Then the next day, very quietly so as not to wake her and the rest of my family, I left my parent’s house in Austin at 5:30 AM with the dog as my navigator to embark on our new life in Denton. It seemed like the person who wrote about the events that led to us building and moving into our house on the hill four years ago was very far away, and I was stepping into a haze of uncertainty. Out of all this chaos, however, I am convinced that our new life will emerge with greater power and meaning. As for P, her new room will undoubtedly reflect the young lady she will become as she enters kindergarten - a person that will blossom from the child she was in our the little house on the hill.

Wednesday, August 10, 2016

Making a Play: Anderson/Stolt's "Invention of Knowledge"

I have long argued that Yes’ perpetually changing lineup puts the band in the unique position to survive beyond the participation of its defining members. Holding tightly to this theory, I have had quite a bit of fun fantasizing about what that “Nu-Yes” might look like. With the installation of Jay Schellen as interim Yes drummer while Alan White recovers from a medical procedure, three-fifths of my “Nu-Yes” dream team has miraculously found its way to the stage. The creative potential of this line-up is intriguing, but part of me has to admit that it is a little weird. I have some sympathy for fans who think that Yes is evolving into their own cover band, a position that is reinforced by a simple fact:

They have not released any new music.

Simultaneously, former singer and founding member Jon Anderson, who parted ways with the band several years ago, has been passively maneuvering himself into position as the true location of contemporary Yes music. Many of his projects, however, have similarly focused on reinventing Yes’ back catalog, rather than creating new music in the Yes tradition. The exception, however, is Invention of Knowledge, his recently released collaboration with Roine Stolt from The Flower Kings, which, from a certain perspective, might be the best Yes album that has been released in quite a while.

Strictly speaking, and certainly from a legal standpoint, Invention of Knowledge is not a Yes album. It does, however, capture and expand on certain aspects of Yes music in a way that will please many fans. As far as personnel go, the album’s direct ties to the Yes family tree are relatively minimal, but its core personnel offer up an alternate “Nu-Yes” configuration that is, in some ways, a challenge to my own hypothetical group.

I have been a fan of Roine Stolt and the Flower Kings for decades, so naturally in my prog “fantasy football” exercises, I had considered Stolt as a potential successor to Yes guitarist Steve Howe. This was not necessarily because he is a Howe copycat, but because it seemed like he could bring to Yes what Howe brought to Yes, both as a player and a contributor, without surrendering his unique guitar voice. Due to his busy schedule with the Flower Kings, Transatlantic, and other seemingly endless prog projects, however, his inclusion seemed too unrealistic. Therefore, it is a joy to see him realize his potential as a contributor to the Yes sound. Stolt also brings a cadre of outstanding musicians from the Flower Kings collective, not the least of which is go-to prog bassist Jonas Reingold, who dances elegantly around inevitable comparisons to the late Chris Squire by playing in his own distinctive voice.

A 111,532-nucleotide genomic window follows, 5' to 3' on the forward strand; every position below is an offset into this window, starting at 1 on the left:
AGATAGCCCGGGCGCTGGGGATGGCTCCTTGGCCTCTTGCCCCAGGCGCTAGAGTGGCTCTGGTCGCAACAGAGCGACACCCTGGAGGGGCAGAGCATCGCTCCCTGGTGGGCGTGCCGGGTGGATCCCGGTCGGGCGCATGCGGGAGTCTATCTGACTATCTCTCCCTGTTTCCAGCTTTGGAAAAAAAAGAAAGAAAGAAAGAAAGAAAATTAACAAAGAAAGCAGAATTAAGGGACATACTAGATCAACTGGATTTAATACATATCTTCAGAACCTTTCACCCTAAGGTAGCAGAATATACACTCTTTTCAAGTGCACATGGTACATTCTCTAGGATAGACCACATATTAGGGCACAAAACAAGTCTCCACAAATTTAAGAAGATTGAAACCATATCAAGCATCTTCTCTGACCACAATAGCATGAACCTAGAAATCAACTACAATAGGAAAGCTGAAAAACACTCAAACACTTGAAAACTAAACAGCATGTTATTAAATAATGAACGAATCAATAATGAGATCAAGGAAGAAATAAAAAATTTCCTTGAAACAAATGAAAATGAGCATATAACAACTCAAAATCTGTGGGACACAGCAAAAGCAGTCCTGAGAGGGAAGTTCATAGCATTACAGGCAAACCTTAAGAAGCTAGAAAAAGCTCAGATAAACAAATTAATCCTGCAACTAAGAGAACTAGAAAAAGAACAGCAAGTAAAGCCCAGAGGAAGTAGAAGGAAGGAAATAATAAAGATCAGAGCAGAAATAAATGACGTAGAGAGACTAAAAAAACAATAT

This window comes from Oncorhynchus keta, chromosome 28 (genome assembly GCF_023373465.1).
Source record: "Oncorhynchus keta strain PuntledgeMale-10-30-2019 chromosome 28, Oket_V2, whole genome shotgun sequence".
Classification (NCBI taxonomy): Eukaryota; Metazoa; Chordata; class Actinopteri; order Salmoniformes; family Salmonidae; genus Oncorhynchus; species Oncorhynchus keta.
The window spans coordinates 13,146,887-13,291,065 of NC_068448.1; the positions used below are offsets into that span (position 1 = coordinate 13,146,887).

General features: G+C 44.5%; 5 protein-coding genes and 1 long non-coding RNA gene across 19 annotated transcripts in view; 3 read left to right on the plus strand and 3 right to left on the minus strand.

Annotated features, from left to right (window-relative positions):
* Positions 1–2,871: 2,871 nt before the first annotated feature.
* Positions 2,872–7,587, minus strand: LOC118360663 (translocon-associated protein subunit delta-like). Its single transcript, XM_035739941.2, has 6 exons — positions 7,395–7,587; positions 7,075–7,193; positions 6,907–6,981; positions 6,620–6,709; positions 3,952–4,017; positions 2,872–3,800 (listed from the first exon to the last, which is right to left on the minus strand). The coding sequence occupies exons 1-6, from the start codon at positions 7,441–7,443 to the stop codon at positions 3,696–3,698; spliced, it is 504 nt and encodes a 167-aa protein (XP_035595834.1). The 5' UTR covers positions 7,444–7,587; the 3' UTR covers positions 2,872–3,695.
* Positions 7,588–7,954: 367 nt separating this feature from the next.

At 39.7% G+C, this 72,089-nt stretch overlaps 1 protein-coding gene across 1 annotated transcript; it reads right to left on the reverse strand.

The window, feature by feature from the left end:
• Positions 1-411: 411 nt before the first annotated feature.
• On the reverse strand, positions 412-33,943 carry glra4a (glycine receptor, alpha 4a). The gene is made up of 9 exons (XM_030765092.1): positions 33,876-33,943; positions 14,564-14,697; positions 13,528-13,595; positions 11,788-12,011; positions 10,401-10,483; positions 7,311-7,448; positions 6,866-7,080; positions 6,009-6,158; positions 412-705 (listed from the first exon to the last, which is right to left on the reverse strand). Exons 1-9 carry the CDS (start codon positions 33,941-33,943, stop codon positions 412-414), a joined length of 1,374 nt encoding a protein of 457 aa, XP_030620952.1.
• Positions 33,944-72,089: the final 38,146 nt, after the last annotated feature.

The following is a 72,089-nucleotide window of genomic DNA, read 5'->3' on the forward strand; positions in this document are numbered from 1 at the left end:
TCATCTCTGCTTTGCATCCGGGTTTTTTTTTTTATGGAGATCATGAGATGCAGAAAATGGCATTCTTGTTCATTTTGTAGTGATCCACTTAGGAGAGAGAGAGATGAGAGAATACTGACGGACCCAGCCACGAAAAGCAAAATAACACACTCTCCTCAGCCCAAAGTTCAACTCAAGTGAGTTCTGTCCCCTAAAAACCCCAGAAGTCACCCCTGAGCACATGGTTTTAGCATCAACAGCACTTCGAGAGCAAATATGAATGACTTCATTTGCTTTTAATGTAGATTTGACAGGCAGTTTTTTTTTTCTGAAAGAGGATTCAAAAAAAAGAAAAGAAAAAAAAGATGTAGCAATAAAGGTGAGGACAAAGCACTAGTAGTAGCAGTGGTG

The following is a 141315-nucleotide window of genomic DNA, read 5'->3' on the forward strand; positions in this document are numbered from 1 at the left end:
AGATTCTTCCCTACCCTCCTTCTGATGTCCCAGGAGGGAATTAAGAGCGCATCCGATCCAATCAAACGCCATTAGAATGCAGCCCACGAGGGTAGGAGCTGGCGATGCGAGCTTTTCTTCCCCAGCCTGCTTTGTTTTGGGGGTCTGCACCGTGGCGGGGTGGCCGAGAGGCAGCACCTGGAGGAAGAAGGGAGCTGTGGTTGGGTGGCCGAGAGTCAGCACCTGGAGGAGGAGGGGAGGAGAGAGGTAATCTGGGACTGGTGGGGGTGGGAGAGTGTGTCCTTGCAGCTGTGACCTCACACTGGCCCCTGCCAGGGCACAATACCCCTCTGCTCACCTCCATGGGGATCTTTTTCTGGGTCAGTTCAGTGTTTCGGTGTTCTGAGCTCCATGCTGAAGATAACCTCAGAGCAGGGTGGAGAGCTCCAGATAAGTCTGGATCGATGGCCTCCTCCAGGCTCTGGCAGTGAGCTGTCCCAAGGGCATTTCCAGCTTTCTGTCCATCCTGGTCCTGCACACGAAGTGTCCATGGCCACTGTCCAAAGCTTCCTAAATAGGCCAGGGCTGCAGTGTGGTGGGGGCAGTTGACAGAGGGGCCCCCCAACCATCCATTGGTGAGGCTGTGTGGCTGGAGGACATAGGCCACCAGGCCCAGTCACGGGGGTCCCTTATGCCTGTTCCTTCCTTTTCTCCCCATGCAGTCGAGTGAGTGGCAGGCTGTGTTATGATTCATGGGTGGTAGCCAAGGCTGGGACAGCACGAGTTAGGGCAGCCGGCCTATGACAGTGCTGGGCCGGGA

These musicians certainly have a palpable “Yes-ness” in their musical DNA and serve the music well, but the inclusion of Tom Brislin on keyboards really tethers Invention of Knowledge to the Yes family tree. Like Oliver Wakeman, Brislin was a Yes keyboardist that never really got the chance to contribute to the overall Yes canon other than playing already established parts. Invention of Knowledge gives him the opportunity to show what he could have done for the group during those lost years and perhaps even gives him the leverage to nudge Gleb Kolyadin out of my own hypothetical dream team.

I would call the album a great success that reveals more greatness with repeated listens, but despite this, I am not sure that I ascribe to the camp that wishes Anderson would return to Yes. He is an amazingly gifted vocalist that could literally sing anything and make it sound good, perhaps to his detriment. Yes is known for its complex and often cosmic aspects, but memorable songwriting has always been at the core of the band’s best work. Ever since Magnification, however, I increasingly sense that Anderson has come to prefer a freer, more improvised feel to his work that perhaps might not align with Yes’ ongoing intention to craft accessible melodies within complex structures.

Taken on its own, however, The Invention of Knowledge works because Stolt has a similarly wandering spirit and a work ethic that can bring broadly conceived ideas to their conclusion. I think that their conceptual common ground and collaborative relationship resulted in a more consistent album than Yes’ most recent effort and, as such, could be seen as a compelling challenge to the band’s authority to wield the name.

On the other hand, I am an advocate for the band’s current direction, but unlike some of Yes’ more myopic fans, I don’t think that excludes me from supporting Jon Anderson. Truth is, although I still stubbornly file my Anderson, Bruford, Wakeman, and Howe disc between Big Generator and Union, I am not convinced that Invention of Knowledge is really the successor, or even a competitor, to Heaven and Earth. It aligns more closely with Jon Anderson’s solo repertoire and probably is more fairly considered as such. It is not hard to secretly indulge in the fantasy, however, that it might be the best Yes album that you will hear this year.